A few days ago I posted about the puzzle-based lesson we did to introduce solving systems of equations. I was filled with optimism and convinced that this was going to be the best thing I’ve done all year.

That optimism was rather premature.

Honestly, I should have done the puzzles myself before giving them to my students to run wild. I should have looked for patterns, tried to find more than one way to solve them, and tried to anticipate the methods my students would use. I should have focused on what hints I would give my kids in class to get them moving on the right track without walking them through the process myself, or giving them the “answer”. I say all this because I was very disappointed to find that as soon as students got through the first two puzzles (which were the easiest), many of them started guessing-and-checking, a process that is just not going to work when we get to actual systems that could have negative or fractional solutions.

Also, remember the two girls that I was so proud of, because they didn’t ask me for help right away, even though they had absolutely no idea what they were doing? They spent the next two days asking for “hints” constantly, but then being completely unable to do anything with my hint after I gave it. I basically had to walk them through the process to find the first shape in all of the harder puzzles. And this is after I split them up, so they were working with people who should have been more helpful to each of them.

I still think the lesson is sound. I just need to approach it differently next year. I started to emphasize that students needed to be thinking about GROUPS of shapes instead of individual shapes; for example, if the circle and triangle TOGETHER make 30, and the circle+triangle+square make 45, we can figure out the square, NOT the circle and the triangle. They really got stuck on this. They could see that the circle+triangle made 30, but they really wanted to use this information to figure out the circle and/or the triangle. I don’t think any of my students were able to see that they could use what they knew to figure out a different shape. (This is what I mean by guess-and-check – they would assume the circle and triangle were each 15, and then change the numbers gradually to a point where it worked. This will eventually get the job done, but it’s extremely slow and inefficient. I didn’t realize until Thursday that this is why Puzzle #3 had taken so long for them to do on Wednesday.)

They’re not seeing patterns and relationships between the shapes or groups of shapes. They were still seeing them as individual shapes.

Some thoughts for next year:

- Go through an example before they begin to demonstrate the kind of thinking I want to see from them. (Either make up my own example(s) or use some or all of the odd-numbered puzzles and have them complete the even-numbered puzzles on their own. Since each odd/even pair is very similar in structure, this might be more effective.)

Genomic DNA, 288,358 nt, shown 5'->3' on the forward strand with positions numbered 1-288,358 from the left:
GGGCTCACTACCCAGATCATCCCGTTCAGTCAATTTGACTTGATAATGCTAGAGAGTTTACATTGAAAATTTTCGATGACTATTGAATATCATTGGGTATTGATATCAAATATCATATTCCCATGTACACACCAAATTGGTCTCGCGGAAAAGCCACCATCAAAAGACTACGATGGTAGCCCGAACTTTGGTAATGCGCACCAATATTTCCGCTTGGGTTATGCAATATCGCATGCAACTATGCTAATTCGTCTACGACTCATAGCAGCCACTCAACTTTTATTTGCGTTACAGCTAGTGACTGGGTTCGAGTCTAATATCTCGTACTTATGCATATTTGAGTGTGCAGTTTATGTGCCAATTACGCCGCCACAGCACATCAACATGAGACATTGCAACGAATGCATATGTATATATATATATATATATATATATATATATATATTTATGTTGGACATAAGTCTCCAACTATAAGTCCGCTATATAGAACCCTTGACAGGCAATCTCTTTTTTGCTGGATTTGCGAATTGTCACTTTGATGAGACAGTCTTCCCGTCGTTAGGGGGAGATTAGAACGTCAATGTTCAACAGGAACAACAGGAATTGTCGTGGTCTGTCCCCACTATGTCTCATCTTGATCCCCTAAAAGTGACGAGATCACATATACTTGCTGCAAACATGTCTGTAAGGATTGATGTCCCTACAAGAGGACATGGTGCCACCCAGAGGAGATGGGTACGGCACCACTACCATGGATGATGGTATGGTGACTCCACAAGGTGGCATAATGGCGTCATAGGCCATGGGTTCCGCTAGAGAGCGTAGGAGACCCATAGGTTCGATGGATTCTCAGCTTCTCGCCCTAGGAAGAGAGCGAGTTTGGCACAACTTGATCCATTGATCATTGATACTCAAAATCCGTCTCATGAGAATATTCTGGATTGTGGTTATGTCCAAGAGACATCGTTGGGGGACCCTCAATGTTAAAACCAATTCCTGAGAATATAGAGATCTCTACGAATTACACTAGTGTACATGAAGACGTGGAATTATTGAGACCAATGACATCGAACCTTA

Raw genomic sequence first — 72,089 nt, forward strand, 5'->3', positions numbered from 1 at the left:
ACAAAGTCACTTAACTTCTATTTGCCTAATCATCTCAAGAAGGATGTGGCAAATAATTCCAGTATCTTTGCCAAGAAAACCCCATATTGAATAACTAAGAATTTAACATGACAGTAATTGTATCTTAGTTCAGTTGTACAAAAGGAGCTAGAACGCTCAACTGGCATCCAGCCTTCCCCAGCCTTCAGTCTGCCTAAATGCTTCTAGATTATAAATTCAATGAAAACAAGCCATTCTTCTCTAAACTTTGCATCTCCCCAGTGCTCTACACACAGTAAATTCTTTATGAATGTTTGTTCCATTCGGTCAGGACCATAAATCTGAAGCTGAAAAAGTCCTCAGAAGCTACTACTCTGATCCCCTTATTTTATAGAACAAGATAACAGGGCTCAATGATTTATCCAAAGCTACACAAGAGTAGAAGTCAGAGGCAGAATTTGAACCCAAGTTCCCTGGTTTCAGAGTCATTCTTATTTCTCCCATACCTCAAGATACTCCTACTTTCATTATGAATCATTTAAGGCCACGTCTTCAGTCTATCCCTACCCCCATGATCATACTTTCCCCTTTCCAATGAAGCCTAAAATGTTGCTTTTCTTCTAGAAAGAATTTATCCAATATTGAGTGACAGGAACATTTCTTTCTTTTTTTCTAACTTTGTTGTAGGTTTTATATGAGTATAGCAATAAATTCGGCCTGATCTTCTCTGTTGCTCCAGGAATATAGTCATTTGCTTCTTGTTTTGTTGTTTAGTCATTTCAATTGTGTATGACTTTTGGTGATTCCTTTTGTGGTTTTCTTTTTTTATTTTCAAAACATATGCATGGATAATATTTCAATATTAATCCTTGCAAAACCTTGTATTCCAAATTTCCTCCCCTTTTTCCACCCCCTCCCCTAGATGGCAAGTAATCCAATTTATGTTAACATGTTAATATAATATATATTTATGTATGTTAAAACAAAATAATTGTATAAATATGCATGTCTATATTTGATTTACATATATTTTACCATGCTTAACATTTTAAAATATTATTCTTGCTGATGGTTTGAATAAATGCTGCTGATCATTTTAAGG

- Tell them before they begin that they are not allowed to guess-and-check. It’s a viable problem-solving strategy for many situations, but this is not one of those situations.
- Emphasize the idea of GROUPS of shapes, and have them use colored pencils or draw circles around those groups to they can visualize them. This way I can better see the strategies that they are using as well.
- Prepare my hints better before I begin the lesson. Decide what to recommend students look at as the very first strategy. (The reflection questions on the bottom of each page actually help with this, so a valid hint on Puzzle #3 in particular was to read the question. The hypothetical kid is wrong, but the question points out a relationship that can be used to figure out a shape.)
- Also decide what to do next if they don’t see the relationship they are suppose to see, or understand what it means. (For example, if a row containing 2 circles and a triangle makes 27, and a column containing 2 circles, a triangle, and a square makes 41, a few students COULD NOT make the jump to see that the difference is the square, which means the difference in the numbers is the value of the square.) I struggle to know exactly how much help to give, so when they are totally clueless, I often hand-hold way too much.

My roommate also teaches Algebra at the same school I do, and she is planning to introduce this lesson next week to her students. (She had a schedule conflict this week, so she is doing next week what I did this week, and vice versa.) She and I already discussed this lesson in some detail last night as we drove home, and I’ll probably give her this list of things I would do differently. Maybe if she has a more successful experience, we can both fine-tune the lesson more for next year.

This post, and that last sentence in particular, sound more downcast than I actually feel right now. (In all fairness, that may be because this is the first day I’ve been able to just relax in 3 or 4 weeks, and I’m so excited that nothing can get to me right now.) I’m glad we spent our time on these puzzles, and I plan to keep using the idea of the shapes as we delve into algebraically solving a system in the next few weeks.